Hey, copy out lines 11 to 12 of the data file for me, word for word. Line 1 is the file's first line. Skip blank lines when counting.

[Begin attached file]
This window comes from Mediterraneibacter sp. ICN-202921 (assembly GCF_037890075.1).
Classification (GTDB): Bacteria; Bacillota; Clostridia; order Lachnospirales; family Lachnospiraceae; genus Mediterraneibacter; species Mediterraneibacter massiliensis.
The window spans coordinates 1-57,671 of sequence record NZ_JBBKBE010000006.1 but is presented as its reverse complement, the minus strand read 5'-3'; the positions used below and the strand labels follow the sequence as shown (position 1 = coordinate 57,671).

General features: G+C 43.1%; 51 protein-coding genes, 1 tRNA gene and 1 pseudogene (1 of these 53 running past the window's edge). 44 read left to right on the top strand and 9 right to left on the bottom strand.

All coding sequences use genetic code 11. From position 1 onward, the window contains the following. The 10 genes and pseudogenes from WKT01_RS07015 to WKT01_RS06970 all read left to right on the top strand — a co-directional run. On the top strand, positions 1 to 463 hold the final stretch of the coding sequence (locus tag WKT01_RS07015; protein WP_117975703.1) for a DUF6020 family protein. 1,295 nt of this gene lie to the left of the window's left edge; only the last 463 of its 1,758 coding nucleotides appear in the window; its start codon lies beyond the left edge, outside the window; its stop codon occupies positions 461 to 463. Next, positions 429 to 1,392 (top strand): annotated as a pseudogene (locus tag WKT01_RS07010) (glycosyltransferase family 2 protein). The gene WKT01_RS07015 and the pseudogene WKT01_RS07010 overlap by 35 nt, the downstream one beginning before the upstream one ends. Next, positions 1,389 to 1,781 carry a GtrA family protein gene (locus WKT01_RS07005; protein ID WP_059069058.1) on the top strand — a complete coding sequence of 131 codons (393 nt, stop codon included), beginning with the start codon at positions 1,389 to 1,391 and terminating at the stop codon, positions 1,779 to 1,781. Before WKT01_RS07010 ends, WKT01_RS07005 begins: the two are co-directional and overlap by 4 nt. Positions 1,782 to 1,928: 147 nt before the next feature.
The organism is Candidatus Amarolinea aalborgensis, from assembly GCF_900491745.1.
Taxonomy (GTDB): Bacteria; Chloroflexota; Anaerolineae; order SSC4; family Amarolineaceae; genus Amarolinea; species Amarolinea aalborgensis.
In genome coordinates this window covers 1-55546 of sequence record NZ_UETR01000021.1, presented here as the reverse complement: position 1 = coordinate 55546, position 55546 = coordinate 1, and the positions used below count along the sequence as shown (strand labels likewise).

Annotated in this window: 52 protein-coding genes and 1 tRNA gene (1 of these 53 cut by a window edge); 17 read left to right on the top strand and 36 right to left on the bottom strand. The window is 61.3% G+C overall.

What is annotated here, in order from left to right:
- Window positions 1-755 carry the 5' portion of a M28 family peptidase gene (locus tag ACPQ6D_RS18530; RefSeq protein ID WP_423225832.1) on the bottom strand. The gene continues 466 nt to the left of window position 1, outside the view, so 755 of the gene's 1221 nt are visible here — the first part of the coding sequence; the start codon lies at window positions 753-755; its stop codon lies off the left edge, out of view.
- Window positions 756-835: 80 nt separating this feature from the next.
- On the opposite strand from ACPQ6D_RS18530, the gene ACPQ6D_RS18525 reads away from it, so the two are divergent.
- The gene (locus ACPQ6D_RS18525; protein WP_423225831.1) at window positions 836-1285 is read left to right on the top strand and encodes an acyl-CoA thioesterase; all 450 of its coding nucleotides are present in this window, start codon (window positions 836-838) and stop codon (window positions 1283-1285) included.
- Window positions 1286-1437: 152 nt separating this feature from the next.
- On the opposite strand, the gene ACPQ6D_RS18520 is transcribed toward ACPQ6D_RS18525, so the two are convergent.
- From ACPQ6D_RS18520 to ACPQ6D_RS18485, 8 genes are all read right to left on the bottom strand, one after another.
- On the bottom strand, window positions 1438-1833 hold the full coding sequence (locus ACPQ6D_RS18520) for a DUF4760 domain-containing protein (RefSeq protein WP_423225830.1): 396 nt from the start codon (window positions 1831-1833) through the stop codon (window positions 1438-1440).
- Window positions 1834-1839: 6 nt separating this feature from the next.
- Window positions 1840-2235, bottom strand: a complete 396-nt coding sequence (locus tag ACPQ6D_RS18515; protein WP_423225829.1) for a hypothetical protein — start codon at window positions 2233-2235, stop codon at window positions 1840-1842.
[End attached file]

- Window positions 1-755 carry the 5' portion of a M28 family peptidase gene (locus tag ACPQ6D_RS18530; RefSeq protein ID WP_423225832.1) on the bottom strand. The gene continues 466 nt to the left of window position 1, outside the view, so 755 of the gene's 1221 nt are visible here — the first part of the coding sequence; the start codon lies at window positions 753-755; its stop codon lies off the left edge, out of view.
- Window positions 756-835: 80 nt separating this feature from the next.